Pixar’s Onward is in theaters on March 6.
When a new Pixar movie arrives in theaters, chances are you're going to see it expecting to be devastated. Whether it's the life-long journey of a group of toys in the Toy Story franchise, the decimation of Earth at the hands of humans in Wall-E, or an old man finding new life in Up, Pixar tends to find a way to entertain mass audiences with colorful and exciting adventures, while also addressing emotionally complex issues that many will face throughout their lifetime.
That's a trend that continues in the studio's newest release, Onward. The film stars Tom Holland and Chris Pratt as a pair of brothers on a magical quest through their fantasy-inspired world. In this particular corner of the Pixar universe, magic once existed but has been largely forgotten by most. Now, the world is populated by elves, minotaurs, unicorns, and a long list of other fantasy characters just trying to get by in a largely modern world. That's just the place-setting for the film, though. At its core, Onward is about life after losing a parent.
In the film, Holland's Ian--a teen elf--has no memories of his father, who died when he was a baby. Meanwhile, Pratt's character--Ian’s older brother Barley--has a few fond memories of his dad he hangs onto for dear life. Then, one day, they realize there's a magical way to bring him back for a 24-hour period. It's this possibility that drives their adventure, the opportunity to see their dad once more--or for Ian, for the first time.
It's a story that hits incredibly close to home for director Dan Scanlon, who admitted the tale is inspired by his own life. "Much like the characters in the movie, my father passed away when I was about a year old and my brother was three," he explained during a press conference for the film. "So as you can imagine, we don't remember him at all. But we always wondered who he was and how we were like him. And I think that question became the seed of Onward."
Speaking briefly at a press screening of the movie, Scanlon revealed that he and his brother didn't even have memories of what their dad's voice sounded like. "We'd seen home movies but, for those of you my age, everything wasn't constantly videotaped back in those days. So what we had didn't have sound. So my brother and I didn't hear our father speak and didn't think we ever would."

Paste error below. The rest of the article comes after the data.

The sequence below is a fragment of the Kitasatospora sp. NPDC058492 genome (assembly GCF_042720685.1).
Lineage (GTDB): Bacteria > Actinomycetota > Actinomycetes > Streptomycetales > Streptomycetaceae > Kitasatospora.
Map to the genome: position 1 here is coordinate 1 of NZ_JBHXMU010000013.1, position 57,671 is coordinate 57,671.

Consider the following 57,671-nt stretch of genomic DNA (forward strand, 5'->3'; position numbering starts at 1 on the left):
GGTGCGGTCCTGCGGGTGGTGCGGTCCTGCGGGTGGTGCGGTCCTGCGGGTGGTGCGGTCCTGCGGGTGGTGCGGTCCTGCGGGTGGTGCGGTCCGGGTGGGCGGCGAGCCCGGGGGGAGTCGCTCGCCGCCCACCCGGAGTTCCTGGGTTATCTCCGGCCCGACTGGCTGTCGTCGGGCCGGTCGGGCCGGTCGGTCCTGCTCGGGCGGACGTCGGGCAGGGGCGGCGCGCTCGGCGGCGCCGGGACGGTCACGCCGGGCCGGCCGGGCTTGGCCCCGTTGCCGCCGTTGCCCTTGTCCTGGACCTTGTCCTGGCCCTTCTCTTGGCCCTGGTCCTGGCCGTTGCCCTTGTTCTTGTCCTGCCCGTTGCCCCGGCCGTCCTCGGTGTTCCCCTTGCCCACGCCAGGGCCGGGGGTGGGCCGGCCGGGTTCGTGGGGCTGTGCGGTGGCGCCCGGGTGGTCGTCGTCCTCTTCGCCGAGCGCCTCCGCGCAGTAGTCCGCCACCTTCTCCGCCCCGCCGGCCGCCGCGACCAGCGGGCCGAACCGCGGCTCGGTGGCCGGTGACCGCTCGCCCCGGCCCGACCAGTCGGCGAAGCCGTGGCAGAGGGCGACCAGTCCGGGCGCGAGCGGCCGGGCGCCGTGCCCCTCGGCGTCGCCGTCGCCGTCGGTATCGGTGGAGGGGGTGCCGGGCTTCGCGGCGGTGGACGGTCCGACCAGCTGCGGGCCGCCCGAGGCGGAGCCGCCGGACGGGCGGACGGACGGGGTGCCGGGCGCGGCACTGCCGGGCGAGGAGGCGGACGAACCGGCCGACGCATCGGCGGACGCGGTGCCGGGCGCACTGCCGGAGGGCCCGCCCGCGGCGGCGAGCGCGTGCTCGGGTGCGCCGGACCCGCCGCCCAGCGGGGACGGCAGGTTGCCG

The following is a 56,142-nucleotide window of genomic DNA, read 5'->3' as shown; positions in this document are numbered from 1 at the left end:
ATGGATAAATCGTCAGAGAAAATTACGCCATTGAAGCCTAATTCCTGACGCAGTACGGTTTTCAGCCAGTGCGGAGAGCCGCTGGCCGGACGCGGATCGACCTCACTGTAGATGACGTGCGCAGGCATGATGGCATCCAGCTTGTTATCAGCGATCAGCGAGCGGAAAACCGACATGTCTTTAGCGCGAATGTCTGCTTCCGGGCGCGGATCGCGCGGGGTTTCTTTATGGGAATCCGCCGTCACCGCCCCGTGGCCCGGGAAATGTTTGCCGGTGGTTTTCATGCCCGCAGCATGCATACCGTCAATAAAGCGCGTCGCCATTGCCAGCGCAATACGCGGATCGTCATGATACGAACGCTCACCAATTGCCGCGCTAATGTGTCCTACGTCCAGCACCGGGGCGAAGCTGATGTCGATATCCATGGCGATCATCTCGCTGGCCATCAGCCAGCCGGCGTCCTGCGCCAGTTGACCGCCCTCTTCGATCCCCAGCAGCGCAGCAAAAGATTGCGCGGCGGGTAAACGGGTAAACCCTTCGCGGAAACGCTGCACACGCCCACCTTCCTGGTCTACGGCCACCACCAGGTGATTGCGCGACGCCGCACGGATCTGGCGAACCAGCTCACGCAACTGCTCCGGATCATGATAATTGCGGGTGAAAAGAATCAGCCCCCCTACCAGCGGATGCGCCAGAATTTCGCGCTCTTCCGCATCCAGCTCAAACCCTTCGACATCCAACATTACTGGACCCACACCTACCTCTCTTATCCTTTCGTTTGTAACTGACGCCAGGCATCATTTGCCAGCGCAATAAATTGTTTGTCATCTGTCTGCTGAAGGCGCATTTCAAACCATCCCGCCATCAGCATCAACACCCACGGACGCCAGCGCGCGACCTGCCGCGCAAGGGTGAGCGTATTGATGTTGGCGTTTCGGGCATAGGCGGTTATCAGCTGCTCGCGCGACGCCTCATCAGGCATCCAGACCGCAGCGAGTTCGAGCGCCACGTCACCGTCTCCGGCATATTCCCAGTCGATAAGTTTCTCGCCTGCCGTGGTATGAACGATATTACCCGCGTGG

That all changed when Scanlon's aunt and uncle sent them a cassette tape, recorded shortly before his parents were married in 1970. "For my brother and I, who were teenagers at the time, this was like magic. This was amazing for us," the director said.
On the tape, their dad only utters the words "hi" and "goodbye." However, as Scanlon noted, "It was a really wonderful thing for us." What's more, it sparked the idea that led to Onward. In the film, Ian and Barley also have a recording of their father’s voice. It’s one Ian has memorized to the point of being able to pretend he’s having a conversation with it. Going one step further, though, the brothers also accidentally conjure up their dad’s legs, which sets them on the adventure to figure out how to conjure the rest.
"We needed a way in which this father could come back to life, you know? That was really the reason behind the magic," Scanlon said during the press conference. "We could have done a version where--and even considered one where--the boys were scientists who build a machine that brought dad back. Magic just felt more romanticized."
Ultimately, it's a very human story set against a fantastic backdrop. When you lose a parent, you'd do almost anything for one more day with them. For his part, Scanlon would want nothing more than "spending a day just talking and just walking around and also letting them know what a phenomenal job my mother did raising us and how she gave us everything we could have ever wanted."
While that's not a possibility, there is a bigger message the director hopes viewers take away from Onward, and it's told in the story between the two brothers. While they both long for their dad, ultimately they have each other and their mother.
"I think it's a film about support and the people that go above and beyond in our lives to help us become the people we are today," he said. "And so it's absolutely about walking out of that theater and thinking, 'Who are those people in my life?' And they don't necessarily have to be family members, a lot of times their friends or teachers. And I would go one step further: How can you be that for someone else?"
Onward hits theaters on March 6.